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January 23, 2018

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Was Steven Soderbergh’s Liberace film really ‘too gay’ for the big screen?


Nevada News Bureau

Liberace opens at the Sahara with Karen Wessler on June 21, 1966.

The powerful sexual content of the upcoming Liberace HBO biopic "Behind the Candelabra" seems too hot for even Hollywood to handle.

In an interview published this week in the Yahoo TV column TheWrap, Academy Award-winning director Steven Soderbergh says his upcoming HBO biographical film about the legendary showman was rejected by major film studios because it was "too gay."

Soderbergh was asking for $5 million -- a pittance for a major theatrical release from an Oscar-winning director -- and was turned back by every major studio in Hollywood.

“They said it was too gay. Everybody. This was after 'Brokeback Mountain,' by the way. Which is not as funny as this movie,” Soderbergh said in the interview conducted Friday at the Television Critics Association’s winter press tour in Beverly Hills, Calif. “I was stunned. It made no sense to any of us."

Soderbergh has a right to feel stunned, as the project successfully recruited a bona-fide film legend in Michael Douglas to play the lead role and one of the great contemporary actors in Matt Damon to portray Liberace’s lover and assistant, Scott Thorson, whose book provided the material for the project’s screenplay (both actors are Oscar winners, as well). Soderbergh has directed such artistically and commercially successful films as “Traffic” and “Ocean’s 11” but turned to HBO only after fanning on every significant studio that could bring the film to the big screen.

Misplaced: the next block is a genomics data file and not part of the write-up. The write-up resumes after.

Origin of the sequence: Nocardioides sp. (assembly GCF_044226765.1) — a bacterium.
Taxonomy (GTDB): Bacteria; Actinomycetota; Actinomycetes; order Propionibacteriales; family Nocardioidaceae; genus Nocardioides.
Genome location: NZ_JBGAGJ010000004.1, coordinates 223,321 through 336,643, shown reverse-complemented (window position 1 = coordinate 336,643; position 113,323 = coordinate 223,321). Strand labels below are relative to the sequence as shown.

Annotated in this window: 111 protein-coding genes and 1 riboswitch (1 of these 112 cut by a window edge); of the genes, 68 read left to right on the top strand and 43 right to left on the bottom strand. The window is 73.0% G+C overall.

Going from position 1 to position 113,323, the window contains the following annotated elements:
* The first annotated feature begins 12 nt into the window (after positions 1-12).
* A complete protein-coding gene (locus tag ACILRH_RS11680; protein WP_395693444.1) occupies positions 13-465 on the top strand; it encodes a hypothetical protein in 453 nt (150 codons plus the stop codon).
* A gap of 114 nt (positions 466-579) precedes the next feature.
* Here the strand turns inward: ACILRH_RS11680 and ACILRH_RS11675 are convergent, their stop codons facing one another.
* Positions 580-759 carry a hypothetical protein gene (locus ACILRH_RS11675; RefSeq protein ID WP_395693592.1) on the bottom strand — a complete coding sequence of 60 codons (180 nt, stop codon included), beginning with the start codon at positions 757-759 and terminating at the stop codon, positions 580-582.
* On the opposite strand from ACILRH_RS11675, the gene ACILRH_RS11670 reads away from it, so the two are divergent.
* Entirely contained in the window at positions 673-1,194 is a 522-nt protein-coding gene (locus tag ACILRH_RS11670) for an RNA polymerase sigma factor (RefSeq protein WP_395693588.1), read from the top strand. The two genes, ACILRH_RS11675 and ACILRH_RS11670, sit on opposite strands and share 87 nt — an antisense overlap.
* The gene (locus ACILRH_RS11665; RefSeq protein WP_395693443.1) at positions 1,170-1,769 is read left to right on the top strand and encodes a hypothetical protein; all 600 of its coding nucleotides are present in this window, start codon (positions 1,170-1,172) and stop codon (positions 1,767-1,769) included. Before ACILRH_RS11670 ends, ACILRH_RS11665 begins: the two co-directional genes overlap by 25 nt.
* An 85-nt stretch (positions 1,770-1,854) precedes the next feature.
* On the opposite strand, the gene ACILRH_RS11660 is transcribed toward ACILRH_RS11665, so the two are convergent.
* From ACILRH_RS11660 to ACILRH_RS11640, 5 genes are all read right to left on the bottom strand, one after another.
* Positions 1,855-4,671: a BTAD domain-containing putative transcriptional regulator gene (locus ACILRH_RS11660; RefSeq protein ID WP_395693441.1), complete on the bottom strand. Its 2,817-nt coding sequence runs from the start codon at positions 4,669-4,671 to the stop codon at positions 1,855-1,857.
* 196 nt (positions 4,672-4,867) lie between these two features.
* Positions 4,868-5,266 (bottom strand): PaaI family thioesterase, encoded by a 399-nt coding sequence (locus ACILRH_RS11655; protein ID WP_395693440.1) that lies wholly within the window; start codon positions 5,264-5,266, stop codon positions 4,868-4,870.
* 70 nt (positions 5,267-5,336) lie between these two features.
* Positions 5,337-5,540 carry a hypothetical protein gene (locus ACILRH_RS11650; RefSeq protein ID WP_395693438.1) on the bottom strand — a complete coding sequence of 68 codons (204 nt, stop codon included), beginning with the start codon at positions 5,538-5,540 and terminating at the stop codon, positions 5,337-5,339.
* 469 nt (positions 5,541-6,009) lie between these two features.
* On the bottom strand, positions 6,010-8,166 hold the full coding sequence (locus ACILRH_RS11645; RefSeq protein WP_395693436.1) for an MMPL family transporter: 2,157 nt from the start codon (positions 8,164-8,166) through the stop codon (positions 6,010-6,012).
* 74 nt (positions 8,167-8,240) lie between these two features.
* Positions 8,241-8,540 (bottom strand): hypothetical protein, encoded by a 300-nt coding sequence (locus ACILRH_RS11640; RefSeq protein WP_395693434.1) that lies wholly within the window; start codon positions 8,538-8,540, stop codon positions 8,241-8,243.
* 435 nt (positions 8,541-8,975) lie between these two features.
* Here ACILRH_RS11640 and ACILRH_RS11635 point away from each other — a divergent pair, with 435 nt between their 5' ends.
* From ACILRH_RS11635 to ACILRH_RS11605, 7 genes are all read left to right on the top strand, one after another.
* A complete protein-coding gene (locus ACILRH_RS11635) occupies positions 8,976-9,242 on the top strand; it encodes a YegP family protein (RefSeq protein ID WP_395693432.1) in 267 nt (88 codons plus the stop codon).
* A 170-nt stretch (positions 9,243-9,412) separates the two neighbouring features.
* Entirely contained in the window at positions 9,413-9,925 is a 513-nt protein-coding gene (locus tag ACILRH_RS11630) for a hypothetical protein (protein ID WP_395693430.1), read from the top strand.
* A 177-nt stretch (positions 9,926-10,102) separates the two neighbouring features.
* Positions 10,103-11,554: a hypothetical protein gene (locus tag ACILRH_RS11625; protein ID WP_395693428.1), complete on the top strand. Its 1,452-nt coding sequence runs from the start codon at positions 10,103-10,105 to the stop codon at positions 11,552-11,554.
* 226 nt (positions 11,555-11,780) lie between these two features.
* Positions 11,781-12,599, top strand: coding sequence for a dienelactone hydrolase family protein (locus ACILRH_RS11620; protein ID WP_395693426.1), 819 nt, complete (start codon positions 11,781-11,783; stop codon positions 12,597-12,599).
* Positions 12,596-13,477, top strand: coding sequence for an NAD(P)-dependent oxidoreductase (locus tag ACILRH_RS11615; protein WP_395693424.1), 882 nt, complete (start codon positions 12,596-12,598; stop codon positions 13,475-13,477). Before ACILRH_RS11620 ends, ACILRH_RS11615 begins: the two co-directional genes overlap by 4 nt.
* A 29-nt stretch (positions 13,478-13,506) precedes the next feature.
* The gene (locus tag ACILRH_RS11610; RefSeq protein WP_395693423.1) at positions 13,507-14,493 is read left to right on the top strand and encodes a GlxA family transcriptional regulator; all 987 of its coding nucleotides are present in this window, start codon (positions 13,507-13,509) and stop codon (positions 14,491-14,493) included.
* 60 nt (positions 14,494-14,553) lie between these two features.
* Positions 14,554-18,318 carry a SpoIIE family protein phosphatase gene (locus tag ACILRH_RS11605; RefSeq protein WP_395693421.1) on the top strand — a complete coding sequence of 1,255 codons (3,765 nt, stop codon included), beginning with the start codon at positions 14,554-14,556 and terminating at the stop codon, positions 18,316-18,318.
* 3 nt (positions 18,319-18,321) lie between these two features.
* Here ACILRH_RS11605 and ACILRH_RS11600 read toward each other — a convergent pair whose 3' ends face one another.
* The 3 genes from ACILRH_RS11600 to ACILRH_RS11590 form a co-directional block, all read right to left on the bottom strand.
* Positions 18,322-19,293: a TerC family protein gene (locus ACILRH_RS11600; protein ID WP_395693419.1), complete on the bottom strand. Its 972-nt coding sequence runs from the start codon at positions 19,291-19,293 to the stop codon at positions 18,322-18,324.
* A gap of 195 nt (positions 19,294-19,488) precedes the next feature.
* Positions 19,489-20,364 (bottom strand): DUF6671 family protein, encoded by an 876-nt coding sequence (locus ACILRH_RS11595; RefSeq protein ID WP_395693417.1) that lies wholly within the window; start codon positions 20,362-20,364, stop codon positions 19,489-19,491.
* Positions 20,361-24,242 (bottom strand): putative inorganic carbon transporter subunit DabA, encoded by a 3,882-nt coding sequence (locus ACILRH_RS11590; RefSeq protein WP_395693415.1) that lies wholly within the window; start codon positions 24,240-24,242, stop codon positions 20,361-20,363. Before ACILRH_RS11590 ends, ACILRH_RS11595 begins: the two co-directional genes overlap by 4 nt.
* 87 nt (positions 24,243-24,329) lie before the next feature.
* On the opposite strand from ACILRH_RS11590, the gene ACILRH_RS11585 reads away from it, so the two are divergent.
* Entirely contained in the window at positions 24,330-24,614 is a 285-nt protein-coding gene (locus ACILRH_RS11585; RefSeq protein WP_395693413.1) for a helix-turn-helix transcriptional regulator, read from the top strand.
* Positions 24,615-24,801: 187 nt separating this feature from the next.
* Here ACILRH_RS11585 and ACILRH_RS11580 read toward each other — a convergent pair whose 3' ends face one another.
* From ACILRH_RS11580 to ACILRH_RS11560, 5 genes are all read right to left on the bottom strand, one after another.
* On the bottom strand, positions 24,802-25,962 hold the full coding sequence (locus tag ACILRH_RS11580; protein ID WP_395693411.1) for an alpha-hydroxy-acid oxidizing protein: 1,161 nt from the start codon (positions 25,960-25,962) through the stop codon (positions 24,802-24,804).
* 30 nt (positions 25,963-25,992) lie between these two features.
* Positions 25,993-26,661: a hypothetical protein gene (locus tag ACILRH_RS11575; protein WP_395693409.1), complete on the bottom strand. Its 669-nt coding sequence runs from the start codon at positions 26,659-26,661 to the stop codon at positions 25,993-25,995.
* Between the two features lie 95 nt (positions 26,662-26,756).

“Nobody would make it. We went to everybody in town,” he said. “… Nobody would do it.”

The film focuses on the frequently tumultuous relationship between Liberace and Thorson over a six-year period in the 1970s and ’80s. Several scenes were recorded at LVH, the former Las Vegas Hilton, where Liberace headlined during his Las Vegas heyday. One sex scene involving Douglas and Damon in the hotel’s Sky Villas was so torrid, the set was closed.

The unvarnished retelling of that relationship may have torpedoed the film’s chances, says at least one official charged with preserving Liberace’s legacy.

“Maybe if Mr. Soderbergh would not have focused so much on Lee's sex life and destructive relationship with Scott and more on his artistic accomplishments and contributions to American entertainment history, he would have had a better chance selling it to the studios,” Liberace Foundation and Museum Board of Directors Chairman Brian “Paco” Alvarez said in an e-mail message.

No air date has been set for the premiere of the movie, but Soderbergh says he’s fine with the project winding up on the risk-taking cable network.

“They're great, and they're really good at what they do, and ultimately I think more people will see it, and that's all you care about,” Soderbergh said. “Studios were going, ‘We don't know how to sell it.’ They were scared.”

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